It has long been understood that Do Kwon overstated the extent and duration of the relationship between Terra and the Chai payments platform, an e-commerce system in South Korea. Specifically, Kwon was known to have claimed Chai was using Terra for payments processing long after any such partnership had ended.

But the SEC details far more proactive, in some cases incredibly elaborate, efforts to misrepresent the Chai-Terra relationship. Above all, it describes the use of a server, known internally at Terraform as the “LP Server,” which “replicated the real transactions that Chai was processing in Korean won.” In reality, according to the charges, “no Chai transactions occurred on the blockchain.”

In other words, not only did Do Kwon exaggerate the Chai-Terra relationship in his own statements, he created an entire fake server to move fake money around to simulate fake transactions, with the clear goal of deceiving investors.

4. It turns out US regulation does matter.

Finally, one for fun: In an infamous 2021 interview on CoinDesk TV, anchor Christine Lee challenged Do Kwon on his apparent disregard for U.S. regulators and enforcement. He said U.S. regs were “not that interesting.”

Well, even if Do Kwon wasn’t interested in U.S. law, U.S. law is very interested in Do Kwon. As detailed in the new charging documents, Kwon and his team “engaged in conduct within the United States that constituted significant steps in furtherance” of their alleged crimes. The documents detail a healthy number of U.S. victims and argue the conduct described “had a foreseeable substantial effect within the United States,” giving ample legal standing for the SEC’s charges.

One final detail may be the most gratifying (and funniest) of all for those eagerly awaiting a reckoning for Do Kwon’s unique cocktail of idiocy, duplicity and hubris. Among the activities cited as providing legal standing for a U.S. prosecution of Kwon are the use of his infamous, bullying Twitter account to promote terraUSD to Americans. He also notoriously used Twitter to belittle and dismiss critics who warned of exactly the flaws that led to terraUSD’s implosion last May.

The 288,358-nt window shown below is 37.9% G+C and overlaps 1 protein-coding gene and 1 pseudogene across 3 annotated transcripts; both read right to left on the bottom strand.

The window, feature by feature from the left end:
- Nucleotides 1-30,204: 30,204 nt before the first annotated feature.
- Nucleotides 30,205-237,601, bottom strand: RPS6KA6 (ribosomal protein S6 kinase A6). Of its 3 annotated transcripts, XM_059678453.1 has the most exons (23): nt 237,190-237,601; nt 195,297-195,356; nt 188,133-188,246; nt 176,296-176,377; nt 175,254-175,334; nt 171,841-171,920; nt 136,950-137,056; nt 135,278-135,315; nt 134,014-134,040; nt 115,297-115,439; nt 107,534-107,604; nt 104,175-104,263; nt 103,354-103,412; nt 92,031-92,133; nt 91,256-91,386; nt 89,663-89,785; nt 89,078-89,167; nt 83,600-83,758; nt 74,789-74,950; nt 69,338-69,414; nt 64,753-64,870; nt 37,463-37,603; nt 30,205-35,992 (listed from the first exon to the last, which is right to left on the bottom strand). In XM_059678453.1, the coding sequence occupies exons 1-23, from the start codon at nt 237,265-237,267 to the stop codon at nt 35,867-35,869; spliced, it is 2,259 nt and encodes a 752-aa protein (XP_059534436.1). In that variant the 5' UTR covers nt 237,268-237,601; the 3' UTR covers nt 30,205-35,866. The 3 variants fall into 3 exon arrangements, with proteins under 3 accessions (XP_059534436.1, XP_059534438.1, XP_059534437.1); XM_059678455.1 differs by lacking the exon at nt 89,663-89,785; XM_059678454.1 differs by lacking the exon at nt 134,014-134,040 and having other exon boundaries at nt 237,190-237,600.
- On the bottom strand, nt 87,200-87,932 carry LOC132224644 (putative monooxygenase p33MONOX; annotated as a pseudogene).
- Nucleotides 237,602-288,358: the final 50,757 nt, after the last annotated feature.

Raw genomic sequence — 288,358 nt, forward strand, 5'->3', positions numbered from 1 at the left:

This wealth of new information is, frankly, a bit unusual in this sort of charging document, particularly in crypto-fraud cases. The SEC seems to have really done its homework here, taking advantage of its power of punishment to compel evidence and testimony from cooperators.

Just who those cooperators were will be relevant for a few big unanswered questions in the charges. The SEC cites several unnamed entities that (knowingly or otherwise) participated in various aspects of the fraud, including a “third party” that participated in the May 2021 bailout, and one or more U.S.-based trading firms that provided market-making services to continuously prop up terraUSD.

These entities may have cooperated with investigators in exchange for some sort of immunity deal … or we may see more prosecutions coming for Do Kwon’s partners in crime.

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David Z. Morris

David Z. Morris was CoinDesk's Chief Insights Columnist. He holds Bitcoin, Ethereum, and small amounts of other crypto assets.